Vinegar is a crucial cooking ingredient. Obviously, it’s the cornerstone of vinaigrette and many other salad dressings, but it can also spark up sauces or make a tenderizing marinade. And, as it turns out, it’s easy to make a version vastly better than what you can buy.
Monthly Archives: August 2012
Home preserving is a gracious response to the abundance of a particular place. Preservers are often moved to their work by where they are: a new house with what turns out to be a lemon tree, a neighbor with extra apples too tart to eat out of hand, or the fortune of a favorite hike with a hidden huckleberry patch. Similarly, Johann Carl Weck, founder of the J. WECK Company, manufacturer of the iconic WECK jars, was also inspired by place.
Weck was a teetotaler; he abstained from alcohol and was also a vegetarian. Born in 1841 outside of Frankfurt, he later lived in the historic region of Baden, now part of the German state of Baden-Württemberg, on the east bank of the Rhine River. A region of mountains and fertile valleys, southern Baden was a preserver’s paradise of plum, apple, and cherry orchards and was even well suited for growing walnuts and producing honey.
In these abundant surroundings, temperance-minded Weck was interested in a viable and appealing alternative to using fruit to make alcohol and preserving fruit in alcohol (a popular method at the time). To this end, he purchased a patent that originated with chemist Rudolph Rempel. Rempel put up the bounty of his own home garden in order to perfect his method for preserving food by boiling it in a glass jar with a rubber ring and metal lid weighted with something heavy like a rock. He secured the patent in April 1892, shortly before his untimely death in 1893.
Business took off for Weck, particularly after he reached out to George Van Eyck, a local businessman in the Lower Rhine. Van Eyck, who owned a porcelain and pottery shop, began selling Weck jars in 1895. Van Eyck outsold all other Weck purveyors in Germany, demonstrating to Weck that he was a standout salesman. The energy and mind for sales that Van Eyck brought to the young company led Weck to invite him to take over sales for the entire country. Together Weck and Van Eyck officially founded the J. Weck Company on January 1, 1900. Within two years, Weck jars began to be sold outside of Germany in countries such as France, Switzerland, and Austria.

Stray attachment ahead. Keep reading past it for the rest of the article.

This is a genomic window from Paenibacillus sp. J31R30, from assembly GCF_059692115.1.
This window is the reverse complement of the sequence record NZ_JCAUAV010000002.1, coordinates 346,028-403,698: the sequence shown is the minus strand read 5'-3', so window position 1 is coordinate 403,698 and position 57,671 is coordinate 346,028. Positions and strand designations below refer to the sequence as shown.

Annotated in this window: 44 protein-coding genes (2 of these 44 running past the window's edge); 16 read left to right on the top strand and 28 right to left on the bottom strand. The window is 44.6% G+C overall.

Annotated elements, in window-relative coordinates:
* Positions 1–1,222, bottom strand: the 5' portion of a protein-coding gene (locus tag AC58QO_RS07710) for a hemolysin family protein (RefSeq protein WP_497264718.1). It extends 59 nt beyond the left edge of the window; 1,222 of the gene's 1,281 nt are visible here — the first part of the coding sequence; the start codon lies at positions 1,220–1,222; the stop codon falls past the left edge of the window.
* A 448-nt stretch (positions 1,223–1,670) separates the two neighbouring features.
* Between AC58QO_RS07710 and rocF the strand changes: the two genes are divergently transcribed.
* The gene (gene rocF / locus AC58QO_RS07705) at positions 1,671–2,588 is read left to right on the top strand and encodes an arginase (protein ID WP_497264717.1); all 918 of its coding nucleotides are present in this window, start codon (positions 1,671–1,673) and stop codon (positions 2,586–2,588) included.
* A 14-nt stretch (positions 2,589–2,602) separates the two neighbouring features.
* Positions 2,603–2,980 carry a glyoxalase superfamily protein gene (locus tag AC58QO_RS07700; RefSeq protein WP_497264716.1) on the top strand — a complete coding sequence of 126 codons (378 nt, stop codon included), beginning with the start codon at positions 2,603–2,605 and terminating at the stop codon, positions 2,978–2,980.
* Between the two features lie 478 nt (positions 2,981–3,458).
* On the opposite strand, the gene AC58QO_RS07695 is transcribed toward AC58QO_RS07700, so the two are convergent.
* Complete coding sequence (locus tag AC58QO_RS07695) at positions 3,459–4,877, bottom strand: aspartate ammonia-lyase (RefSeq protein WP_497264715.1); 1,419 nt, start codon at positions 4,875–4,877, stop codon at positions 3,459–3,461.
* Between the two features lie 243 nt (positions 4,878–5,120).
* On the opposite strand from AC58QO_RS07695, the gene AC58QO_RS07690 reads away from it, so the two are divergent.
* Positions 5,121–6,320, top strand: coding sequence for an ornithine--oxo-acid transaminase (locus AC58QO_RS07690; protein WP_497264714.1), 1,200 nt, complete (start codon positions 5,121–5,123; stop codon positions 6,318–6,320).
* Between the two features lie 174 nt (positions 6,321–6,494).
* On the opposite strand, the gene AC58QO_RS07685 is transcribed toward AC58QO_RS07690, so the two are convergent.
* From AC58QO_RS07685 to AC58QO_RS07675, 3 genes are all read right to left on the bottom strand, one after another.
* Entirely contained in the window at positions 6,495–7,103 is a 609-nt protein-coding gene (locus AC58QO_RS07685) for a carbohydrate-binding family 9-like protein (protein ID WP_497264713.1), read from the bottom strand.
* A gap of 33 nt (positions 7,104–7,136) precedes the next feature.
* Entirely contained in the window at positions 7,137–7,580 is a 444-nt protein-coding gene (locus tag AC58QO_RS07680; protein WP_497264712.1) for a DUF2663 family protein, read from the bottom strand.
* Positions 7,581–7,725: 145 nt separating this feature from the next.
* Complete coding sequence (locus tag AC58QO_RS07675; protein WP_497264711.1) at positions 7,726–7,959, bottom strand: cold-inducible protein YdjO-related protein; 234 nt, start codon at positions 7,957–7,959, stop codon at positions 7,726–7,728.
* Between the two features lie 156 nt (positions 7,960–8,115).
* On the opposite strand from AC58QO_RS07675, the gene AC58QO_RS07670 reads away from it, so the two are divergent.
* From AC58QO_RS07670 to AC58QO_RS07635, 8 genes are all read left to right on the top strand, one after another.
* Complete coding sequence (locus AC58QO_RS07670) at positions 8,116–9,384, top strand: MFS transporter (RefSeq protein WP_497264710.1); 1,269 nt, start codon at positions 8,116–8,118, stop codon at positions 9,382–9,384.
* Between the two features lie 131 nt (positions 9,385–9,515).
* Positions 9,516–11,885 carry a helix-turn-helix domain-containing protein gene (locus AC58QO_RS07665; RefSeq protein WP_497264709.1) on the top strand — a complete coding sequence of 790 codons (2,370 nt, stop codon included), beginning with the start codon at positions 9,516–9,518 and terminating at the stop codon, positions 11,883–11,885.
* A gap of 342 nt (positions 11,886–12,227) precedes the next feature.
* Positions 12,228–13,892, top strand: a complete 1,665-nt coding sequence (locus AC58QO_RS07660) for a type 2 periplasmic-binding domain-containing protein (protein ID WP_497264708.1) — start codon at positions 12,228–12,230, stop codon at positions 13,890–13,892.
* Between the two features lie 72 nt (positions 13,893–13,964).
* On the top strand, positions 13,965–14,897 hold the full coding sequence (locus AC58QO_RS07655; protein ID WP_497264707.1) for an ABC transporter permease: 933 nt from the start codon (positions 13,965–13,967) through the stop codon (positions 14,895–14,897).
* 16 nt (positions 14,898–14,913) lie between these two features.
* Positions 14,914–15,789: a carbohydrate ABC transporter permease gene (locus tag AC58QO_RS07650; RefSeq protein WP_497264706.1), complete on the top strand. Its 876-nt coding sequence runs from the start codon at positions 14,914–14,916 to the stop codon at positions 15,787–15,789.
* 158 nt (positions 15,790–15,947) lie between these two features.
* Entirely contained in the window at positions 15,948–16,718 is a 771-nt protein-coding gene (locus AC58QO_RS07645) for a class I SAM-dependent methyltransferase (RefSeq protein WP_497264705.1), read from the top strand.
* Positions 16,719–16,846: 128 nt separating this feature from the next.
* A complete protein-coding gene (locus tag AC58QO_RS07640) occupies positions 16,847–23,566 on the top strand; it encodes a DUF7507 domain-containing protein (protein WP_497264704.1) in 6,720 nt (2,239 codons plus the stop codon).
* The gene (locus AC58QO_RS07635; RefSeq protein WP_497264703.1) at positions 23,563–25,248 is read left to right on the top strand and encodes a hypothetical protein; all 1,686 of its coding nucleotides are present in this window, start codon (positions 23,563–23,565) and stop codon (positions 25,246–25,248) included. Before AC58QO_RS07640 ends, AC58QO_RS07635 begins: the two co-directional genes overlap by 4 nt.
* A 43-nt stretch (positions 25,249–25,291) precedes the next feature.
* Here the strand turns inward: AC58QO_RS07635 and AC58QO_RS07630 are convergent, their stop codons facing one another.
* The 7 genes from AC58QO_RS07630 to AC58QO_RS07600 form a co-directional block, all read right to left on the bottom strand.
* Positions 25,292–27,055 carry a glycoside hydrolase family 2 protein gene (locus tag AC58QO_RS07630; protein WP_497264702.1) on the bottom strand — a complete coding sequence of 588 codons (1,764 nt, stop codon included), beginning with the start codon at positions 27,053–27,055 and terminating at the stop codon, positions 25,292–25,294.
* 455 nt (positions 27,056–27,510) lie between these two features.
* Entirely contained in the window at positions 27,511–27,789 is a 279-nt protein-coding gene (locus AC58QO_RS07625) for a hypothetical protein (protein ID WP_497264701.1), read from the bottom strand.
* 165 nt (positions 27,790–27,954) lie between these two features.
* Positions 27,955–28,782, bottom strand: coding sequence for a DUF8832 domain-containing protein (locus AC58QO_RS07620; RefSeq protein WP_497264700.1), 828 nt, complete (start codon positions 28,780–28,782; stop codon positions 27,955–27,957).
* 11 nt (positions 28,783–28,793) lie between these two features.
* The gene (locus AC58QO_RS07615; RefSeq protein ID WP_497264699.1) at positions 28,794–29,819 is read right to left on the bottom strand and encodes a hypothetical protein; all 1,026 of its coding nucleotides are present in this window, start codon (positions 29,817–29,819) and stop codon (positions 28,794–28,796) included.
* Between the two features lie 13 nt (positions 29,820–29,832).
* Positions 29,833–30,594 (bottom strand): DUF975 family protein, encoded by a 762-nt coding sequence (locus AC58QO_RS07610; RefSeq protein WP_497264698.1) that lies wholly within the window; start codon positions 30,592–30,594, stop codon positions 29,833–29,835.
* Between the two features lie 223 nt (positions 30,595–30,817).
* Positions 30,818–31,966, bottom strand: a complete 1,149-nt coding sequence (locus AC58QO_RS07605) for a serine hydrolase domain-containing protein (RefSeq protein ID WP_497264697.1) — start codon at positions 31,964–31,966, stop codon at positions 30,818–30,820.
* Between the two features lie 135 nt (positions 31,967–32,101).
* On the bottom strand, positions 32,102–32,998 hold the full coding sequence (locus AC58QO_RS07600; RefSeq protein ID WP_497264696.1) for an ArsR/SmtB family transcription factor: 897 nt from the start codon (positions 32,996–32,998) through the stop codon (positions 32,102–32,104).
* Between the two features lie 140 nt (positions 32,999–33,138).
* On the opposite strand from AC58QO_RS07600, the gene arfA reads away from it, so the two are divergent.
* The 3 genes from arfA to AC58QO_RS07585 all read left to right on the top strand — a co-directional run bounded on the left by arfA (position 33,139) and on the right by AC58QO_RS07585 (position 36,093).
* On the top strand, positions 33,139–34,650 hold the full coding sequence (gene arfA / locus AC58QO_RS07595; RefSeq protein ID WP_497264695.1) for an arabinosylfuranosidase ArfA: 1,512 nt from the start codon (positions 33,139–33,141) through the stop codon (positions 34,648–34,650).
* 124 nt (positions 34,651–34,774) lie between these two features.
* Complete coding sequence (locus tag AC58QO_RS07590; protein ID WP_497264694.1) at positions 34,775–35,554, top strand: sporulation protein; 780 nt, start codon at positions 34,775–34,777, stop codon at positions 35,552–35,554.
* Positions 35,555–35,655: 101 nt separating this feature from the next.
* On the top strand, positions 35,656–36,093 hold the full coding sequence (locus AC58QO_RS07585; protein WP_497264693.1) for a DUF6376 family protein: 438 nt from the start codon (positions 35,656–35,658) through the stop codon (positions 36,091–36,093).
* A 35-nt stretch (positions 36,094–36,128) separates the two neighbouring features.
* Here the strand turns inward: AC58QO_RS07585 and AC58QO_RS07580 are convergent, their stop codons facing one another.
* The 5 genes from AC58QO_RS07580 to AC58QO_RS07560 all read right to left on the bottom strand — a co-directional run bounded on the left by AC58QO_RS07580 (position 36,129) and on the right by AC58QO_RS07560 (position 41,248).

Insisting on a comprehensive approach when selling the jars, Van Eyck always worked to educate potential customers on the practical aspects of preserving. In 1902, when Weck left the firm, providing this sort of education was one of the ways that Van Eyck continued to grow the company. Using a model that he developed when he first began selling the jars, he partnered with the experts in home preserving at the time to offer cooking classes and promote the spread of canning in religious and community centers. In keeping with this business philosophy, WECK produced a home and garden magazine for over 95 years.
As he stoked his potential customers’ interest in home preserving, Van Eyck also made improvements to the jars’ design and function. He trademarked WECK and created the strawberry logo with the word “WECK” across the center. It was one of the first trademarks in Germany, and the strawberry logo is still used by the company today.
Not surprisingly, the time around both World War I and World War II proved difficult for the company. During World War I business suffered gravely when all of WECK’s trade agreements with other European countries came to a halt and before the end of World War II, three of the company’s factories were subject to property seizures. After World War II, the company began production at a factory near Bonn, Germany, where they continue to manufacture jars, as well as other commercial glass products such as soda bottles and their ubiquitous glass blocks. The headquarters of the company are still in Öflingen, Germany, where the company was started over 100 years ago.
Contemporary WECK jars consist of a glass lid, glass jar, rubber ring, and two stainless steel clamps. The clamps, which can be removed after water-bath processing, provide the pressure that weights did in Rempel’s version of the jars. The rubber ring, which is heated to help produce a seal, is the only part of the jar that needs to be replaced with repeated use.